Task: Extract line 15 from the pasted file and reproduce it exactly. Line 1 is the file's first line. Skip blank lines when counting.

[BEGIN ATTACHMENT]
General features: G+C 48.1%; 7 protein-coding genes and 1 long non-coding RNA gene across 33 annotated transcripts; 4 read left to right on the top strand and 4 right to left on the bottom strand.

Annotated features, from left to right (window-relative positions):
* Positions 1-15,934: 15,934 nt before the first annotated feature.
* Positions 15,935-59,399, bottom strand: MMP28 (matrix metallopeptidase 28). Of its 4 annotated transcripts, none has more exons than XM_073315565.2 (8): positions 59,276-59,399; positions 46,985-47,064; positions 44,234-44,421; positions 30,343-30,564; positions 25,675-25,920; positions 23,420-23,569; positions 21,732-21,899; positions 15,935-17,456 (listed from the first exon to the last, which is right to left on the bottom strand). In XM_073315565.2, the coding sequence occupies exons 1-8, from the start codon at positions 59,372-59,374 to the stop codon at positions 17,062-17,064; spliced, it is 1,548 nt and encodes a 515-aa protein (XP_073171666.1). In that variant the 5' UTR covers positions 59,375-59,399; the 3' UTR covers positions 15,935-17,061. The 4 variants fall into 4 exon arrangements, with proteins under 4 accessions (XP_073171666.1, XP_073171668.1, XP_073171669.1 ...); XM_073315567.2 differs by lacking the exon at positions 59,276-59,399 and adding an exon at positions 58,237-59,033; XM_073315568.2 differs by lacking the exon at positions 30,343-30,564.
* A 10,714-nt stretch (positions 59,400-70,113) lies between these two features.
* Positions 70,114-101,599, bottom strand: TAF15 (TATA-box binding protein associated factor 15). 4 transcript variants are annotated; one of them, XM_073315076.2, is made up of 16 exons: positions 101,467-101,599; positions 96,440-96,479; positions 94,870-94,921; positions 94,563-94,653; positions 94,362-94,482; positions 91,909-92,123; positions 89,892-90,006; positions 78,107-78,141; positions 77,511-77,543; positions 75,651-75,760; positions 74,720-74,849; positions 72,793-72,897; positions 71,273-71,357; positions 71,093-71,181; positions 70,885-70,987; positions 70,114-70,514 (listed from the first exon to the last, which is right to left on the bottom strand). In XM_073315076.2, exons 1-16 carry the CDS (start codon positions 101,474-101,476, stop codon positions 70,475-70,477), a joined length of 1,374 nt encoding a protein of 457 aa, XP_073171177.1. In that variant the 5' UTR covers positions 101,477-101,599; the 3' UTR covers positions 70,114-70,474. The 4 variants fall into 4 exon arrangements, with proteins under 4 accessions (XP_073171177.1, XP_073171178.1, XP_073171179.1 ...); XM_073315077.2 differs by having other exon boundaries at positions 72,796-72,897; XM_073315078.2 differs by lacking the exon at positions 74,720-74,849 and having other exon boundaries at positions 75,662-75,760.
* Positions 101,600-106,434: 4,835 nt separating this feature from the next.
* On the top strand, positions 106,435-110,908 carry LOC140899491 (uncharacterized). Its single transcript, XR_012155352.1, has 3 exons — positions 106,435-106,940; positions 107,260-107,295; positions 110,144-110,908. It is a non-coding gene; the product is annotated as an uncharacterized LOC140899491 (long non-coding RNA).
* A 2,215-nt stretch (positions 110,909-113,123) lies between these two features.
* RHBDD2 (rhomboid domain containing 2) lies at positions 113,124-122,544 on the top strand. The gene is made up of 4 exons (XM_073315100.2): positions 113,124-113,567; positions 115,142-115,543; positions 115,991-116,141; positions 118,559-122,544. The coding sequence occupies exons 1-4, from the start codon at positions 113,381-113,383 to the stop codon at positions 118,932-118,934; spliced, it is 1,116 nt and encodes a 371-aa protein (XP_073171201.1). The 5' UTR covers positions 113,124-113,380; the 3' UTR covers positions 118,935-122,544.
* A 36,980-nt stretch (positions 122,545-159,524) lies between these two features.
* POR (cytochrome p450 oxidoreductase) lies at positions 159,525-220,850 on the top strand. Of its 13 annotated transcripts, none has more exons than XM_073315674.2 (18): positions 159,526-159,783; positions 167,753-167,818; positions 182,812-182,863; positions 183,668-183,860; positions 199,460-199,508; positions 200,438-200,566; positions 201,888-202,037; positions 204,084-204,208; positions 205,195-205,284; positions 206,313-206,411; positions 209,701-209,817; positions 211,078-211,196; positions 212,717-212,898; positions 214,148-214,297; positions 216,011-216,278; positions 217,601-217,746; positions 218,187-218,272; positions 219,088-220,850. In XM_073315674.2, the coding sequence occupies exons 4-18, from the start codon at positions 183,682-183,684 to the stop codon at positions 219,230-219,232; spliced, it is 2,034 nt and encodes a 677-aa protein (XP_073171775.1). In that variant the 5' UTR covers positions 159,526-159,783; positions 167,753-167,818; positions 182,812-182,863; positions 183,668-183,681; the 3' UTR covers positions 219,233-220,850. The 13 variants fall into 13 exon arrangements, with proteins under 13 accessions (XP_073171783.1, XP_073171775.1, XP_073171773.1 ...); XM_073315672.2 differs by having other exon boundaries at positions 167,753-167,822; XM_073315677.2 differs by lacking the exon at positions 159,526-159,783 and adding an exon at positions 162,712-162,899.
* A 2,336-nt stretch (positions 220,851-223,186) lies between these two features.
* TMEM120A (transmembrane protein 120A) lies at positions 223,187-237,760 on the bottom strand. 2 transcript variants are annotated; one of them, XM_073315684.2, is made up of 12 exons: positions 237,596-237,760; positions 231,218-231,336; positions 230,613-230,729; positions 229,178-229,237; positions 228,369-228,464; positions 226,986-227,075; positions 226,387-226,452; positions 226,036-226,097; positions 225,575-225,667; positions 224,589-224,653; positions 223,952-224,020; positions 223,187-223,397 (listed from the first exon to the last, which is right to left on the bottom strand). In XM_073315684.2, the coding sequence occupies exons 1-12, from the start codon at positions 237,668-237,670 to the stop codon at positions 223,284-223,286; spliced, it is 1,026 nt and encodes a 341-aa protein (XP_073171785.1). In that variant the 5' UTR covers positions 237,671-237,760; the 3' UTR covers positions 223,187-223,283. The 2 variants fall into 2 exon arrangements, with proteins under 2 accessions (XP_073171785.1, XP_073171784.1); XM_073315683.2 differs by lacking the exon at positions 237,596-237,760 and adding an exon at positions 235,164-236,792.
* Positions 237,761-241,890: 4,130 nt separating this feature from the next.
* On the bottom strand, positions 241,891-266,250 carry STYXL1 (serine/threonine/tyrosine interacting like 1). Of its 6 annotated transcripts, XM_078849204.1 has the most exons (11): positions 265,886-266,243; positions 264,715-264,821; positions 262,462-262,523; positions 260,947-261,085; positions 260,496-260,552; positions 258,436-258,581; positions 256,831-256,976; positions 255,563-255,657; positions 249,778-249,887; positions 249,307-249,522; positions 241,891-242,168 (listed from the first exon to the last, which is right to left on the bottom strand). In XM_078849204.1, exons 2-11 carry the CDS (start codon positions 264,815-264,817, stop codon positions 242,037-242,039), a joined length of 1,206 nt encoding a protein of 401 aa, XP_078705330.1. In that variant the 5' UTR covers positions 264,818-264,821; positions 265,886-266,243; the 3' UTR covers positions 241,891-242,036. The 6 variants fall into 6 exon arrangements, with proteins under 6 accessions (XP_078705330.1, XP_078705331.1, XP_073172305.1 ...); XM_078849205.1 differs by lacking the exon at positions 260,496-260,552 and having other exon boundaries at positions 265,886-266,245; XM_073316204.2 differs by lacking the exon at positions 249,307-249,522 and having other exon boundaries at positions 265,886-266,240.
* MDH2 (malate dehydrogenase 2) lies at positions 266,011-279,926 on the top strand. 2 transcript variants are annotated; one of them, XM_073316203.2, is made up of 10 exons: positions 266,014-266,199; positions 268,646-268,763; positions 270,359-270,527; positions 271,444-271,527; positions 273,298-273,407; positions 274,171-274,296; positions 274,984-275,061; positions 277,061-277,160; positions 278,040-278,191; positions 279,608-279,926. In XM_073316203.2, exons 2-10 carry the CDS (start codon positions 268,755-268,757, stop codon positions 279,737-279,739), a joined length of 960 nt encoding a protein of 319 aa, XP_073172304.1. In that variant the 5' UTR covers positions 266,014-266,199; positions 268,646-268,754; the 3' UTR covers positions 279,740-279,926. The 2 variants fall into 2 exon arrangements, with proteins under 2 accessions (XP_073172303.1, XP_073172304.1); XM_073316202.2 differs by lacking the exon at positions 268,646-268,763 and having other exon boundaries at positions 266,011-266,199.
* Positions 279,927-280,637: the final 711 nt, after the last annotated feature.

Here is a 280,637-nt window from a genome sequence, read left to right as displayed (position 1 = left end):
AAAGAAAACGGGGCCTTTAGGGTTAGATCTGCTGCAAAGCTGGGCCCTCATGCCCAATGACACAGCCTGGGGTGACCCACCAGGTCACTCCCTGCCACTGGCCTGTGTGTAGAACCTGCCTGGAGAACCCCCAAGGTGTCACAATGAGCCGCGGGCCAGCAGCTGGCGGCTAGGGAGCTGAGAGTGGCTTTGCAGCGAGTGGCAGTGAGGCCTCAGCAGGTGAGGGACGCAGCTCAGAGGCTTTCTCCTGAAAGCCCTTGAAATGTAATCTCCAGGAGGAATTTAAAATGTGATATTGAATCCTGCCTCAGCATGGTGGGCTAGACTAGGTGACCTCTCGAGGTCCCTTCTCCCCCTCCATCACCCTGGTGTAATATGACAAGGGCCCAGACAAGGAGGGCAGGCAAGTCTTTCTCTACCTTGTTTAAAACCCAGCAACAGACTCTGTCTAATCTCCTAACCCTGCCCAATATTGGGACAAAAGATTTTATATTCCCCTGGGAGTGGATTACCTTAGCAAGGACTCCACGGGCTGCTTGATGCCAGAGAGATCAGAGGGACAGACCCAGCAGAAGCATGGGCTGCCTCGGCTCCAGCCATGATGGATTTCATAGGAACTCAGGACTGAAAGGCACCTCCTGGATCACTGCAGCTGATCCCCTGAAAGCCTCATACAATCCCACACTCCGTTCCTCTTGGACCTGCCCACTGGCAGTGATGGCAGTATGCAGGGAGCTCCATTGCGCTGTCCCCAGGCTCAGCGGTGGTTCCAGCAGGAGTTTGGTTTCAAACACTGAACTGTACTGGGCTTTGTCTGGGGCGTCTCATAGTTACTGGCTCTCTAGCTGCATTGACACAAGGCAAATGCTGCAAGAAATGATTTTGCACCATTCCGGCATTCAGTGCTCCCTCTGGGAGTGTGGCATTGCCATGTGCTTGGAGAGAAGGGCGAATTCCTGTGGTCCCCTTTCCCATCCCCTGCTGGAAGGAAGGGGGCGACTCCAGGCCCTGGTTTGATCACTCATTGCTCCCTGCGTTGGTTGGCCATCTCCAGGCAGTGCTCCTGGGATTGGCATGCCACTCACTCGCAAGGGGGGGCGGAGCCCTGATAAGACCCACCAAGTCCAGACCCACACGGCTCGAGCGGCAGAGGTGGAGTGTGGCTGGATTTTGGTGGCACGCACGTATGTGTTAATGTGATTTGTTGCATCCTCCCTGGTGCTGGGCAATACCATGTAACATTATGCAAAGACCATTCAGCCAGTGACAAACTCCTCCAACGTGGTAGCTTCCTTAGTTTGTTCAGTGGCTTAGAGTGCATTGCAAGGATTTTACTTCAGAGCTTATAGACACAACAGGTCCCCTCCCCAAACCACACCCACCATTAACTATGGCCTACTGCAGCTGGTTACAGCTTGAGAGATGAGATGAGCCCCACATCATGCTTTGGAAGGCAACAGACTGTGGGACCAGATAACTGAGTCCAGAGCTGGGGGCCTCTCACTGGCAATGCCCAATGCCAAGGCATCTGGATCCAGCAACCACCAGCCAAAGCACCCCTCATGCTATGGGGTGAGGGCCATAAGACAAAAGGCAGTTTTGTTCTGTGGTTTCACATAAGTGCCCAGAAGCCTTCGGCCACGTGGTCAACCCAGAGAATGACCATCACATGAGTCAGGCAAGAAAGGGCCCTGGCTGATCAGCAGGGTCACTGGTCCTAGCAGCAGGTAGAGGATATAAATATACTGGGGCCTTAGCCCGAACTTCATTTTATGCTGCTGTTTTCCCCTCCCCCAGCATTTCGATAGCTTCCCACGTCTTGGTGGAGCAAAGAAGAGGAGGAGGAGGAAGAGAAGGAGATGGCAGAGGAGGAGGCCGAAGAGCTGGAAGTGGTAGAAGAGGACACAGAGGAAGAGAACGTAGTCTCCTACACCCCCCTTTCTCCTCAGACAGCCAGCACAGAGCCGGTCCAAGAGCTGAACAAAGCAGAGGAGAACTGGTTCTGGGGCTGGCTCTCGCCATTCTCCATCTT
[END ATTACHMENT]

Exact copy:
* Positions 237,761-241,890: 4,130 nt separating this feature from the next.